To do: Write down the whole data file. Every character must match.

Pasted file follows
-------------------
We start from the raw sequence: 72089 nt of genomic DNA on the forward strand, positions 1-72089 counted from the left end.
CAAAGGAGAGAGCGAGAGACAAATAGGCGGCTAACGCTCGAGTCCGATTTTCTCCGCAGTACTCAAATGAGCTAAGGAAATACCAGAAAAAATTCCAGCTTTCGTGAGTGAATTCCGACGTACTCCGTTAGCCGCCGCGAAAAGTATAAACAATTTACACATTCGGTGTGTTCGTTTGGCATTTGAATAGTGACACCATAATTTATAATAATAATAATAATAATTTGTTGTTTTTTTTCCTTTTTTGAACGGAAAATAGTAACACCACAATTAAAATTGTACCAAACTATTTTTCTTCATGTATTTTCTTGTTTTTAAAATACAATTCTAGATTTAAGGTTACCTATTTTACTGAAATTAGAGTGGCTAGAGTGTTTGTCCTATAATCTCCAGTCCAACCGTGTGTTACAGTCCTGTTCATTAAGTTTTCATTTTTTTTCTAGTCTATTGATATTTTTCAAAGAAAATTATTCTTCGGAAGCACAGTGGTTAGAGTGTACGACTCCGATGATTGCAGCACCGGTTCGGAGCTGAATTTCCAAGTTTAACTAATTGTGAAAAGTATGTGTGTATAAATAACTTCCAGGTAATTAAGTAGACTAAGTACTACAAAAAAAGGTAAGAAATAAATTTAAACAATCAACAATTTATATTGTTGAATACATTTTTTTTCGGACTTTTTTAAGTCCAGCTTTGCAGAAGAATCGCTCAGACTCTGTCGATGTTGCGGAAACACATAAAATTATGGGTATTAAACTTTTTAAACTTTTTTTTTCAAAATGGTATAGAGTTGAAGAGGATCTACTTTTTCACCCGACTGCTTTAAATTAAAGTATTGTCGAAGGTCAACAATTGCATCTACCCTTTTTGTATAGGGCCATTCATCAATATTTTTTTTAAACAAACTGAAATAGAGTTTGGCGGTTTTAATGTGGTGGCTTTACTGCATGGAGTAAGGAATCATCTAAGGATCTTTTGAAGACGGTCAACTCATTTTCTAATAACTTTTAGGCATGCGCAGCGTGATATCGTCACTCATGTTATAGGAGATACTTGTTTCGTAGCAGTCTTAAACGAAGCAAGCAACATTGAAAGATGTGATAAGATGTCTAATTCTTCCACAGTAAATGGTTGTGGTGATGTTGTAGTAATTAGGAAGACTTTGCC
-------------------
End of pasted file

We start from the raw sequence: 72089 nt of genomic DNA on the forward strand, positions 1-72089 counted from the left end.
CAAAGGAGAGAGCGAGAGACAAATAGGCGGCTAACGCTCGAGTCCGATTTTCTCCGCAGTACTCAAATGAGCTAAGGAAATACCAGAAAAAATTCCAGCTTTCGTGAGTGAATTCCGACGTACTCCGTTAGCCGCCGCGAAAAGTATAAACAATTTACACATTCGGTGTGTTCGTTTGGCATTTGAATAGTGACACCATAATTTATAATAATAATAATAATAATTTGTTGTTTTTTTTCCTTTTTTGAACGGAAAATAGTAACACCACAATTAAAATTGTACCAAACTATTTTTCTTCATGTATTTTCTTGTTTTTAAAATACAATTCTAGATTTAAGGTTACCTATTTTACTGAAATTAGAGTGGCTAGAGTGTTTGTCCTATAATCTCCAGTCCAACCGTGTGTTACAGTCCTGTTCATTAAGTTTTCATTTTTTTTCTAGTCTATTGATATTTTTCAAAGAAAATTATTCTTCGGAAGCACAGTGGTTAGAGTGTACGACTCCGATGATTGCAGCACCGGTTCGGAGCTGAATTTCCAAGTTTAACTAATTGTGAAAAGTATGTGTGTATAAATAACTTCCAGGTAATTAAGTAGACTAAGTACTACAAAAAAAGGTAAGAAATAAATTTAAACAATCAACAATTTATATTGTTGAATACATTTTTTTTCGGACTTTTTTAAGTCCAGCTTTGCAGAAGAATCGCTCAGACTCTGTCGATGTTGCGGAAACACATAAAATTATGGGTATTAAACTTTTTAAACTTTTTTTTTCAAAATGGTATAGAGTTGAAGAGGATCTACTTTTTCACCCGACTGCTTTAAATTAAAGTATTGTCGAAGGTCAACAATTGCATCTACCCTTTTTGTATAGGGCCATTCATCAATATTTTTTTTAAACAAACTGAAATAGAGTTTGGCGGTTTTAATGTGGTGGCTTTACTGCATGGAGTAAGGAATCATCTAAGGATCTTTTGAAGACGGTCAACTCATTTTCTAATAACTTTTAGGCATGCGCAGCGTGATATCGTCACTCATGTTATAGGAGATACTTGTTTCGTAGCAGTCTTAAACGAAGCAAGCAACATTGAAAGATGTGATAAGATGTCTAATTCTTCCACAGTAAATGGTTGTGGTGATGTTGTAGTAATTAGGAAGACTTTGCC